|16 percent is viewed as failure, not acceptable wouldn't you say?
Feb 5, 2004
I am pasting this article because I feel it shows that the clinical efficacy of using one class of arts as therapy presents a conflict. 16 percent enrolled in the trial did either advance to aids or death. Isn't this not acceptable? Do patients usually receive regimes as this today? Thanks for your input.
The aim of the current study was to compare the clinical efficacy of triple antiretroviral regimens based on protease inhibitors and non-nucleoside analogue reverse transcriptase inhibitors (NNRTIs) in adults positive for antibodies to HIV-1.
The investigators employed a systematic review and meta-analysis using indirect comparisons of clinical trials comparing three drug regimens based on two nucleoside reverse transcriptase inhibitors (NRTIs) and either a protease inhibitor or an NNRTI with two drug regimens (two NRTIs).
Participants had no previous exposure to protease inhibitors or NNRTIs. Data sources included Medline, the Cochrane controlled trials register, Aidstrials, Aidsdrugs, conference proceedings, and trial registers.
The main outcome measure was progression to AIDS or death.
Results 14 trials, totaling 6785 patients, were identified. Most patients had been exposed to an NRTI and had advanced immunodeficiency at baseline; 1096 progressed to AIDS or died.
Seven trials assessed protease inhibitors based triple regimens and seven assessed NNRTI-based triple regimens nevirapine [Viramune] or delavirdine [Resciptor]).
Triple therapy was more effective than dual therapy. The effect was pronounced for protease inhibitor-based regimens but non-significant for NNRTI-based regimens. Indirect comparison of the two regimens gave an odds ratio of 0.54 in favour of protease inhibitor-based treatments.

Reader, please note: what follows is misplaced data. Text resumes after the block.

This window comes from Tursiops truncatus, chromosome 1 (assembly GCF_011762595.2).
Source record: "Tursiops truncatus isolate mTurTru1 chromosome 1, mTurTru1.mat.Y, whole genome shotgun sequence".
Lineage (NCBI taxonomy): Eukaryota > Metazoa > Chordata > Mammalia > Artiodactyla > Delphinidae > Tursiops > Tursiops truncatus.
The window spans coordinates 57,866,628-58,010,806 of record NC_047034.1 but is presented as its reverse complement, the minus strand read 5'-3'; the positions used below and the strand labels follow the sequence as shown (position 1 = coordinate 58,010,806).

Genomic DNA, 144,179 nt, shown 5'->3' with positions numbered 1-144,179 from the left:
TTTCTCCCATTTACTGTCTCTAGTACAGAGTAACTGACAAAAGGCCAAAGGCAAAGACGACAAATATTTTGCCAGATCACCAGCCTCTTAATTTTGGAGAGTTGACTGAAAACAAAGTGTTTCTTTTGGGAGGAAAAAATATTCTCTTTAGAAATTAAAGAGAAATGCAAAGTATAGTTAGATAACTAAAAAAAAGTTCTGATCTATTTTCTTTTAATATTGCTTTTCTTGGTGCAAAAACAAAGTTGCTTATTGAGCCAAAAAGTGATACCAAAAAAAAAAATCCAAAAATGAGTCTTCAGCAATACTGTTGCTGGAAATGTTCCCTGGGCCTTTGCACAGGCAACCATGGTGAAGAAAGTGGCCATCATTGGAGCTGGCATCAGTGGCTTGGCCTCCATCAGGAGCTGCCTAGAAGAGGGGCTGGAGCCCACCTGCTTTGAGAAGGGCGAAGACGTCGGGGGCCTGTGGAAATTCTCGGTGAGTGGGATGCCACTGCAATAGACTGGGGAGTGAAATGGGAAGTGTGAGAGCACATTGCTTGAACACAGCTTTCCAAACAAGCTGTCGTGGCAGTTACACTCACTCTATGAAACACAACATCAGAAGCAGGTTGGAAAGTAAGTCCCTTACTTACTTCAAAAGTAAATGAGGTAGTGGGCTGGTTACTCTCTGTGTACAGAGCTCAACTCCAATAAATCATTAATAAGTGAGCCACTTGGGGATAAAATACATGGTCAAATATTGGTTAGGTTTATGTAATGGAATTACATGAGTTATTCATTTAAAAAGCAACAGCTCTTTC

Increases in CD4 cell counts were smaller and suppression of viral replication less with NNRTI-based regimens.
According to the authors, Indirect evidence shows that protease inhibitor-based triple regimens are superior to regimens based on the NNRTIs nevirapine and delavirdine in patients with advanced immunodeficiency who have been exposed to NRTIs. Large trials with clinical end points are required.
Service Universitaire des Maladies Infectieuses et du Voyageur, Centre Hospitalier de Tourcoing, Faculte de Medecine de Lille, BP 619, F 59208 Tourcoing, France.
Editors Note: Interestingly, efavirenz (Sustiva)-based regimens were not evaluated in this study.
Reference Y Yazdanpanah and others. British Medical Journal. 328(7434): 249. January 31, 2004; Epub January 23, 2004.
| Response from Dr. Wohl
The key points are that most people in these studies had advanced AIDS and drug exposure at the start of the studies included in this analysis. These were not, generally, people starting meds.
Thanks - DW
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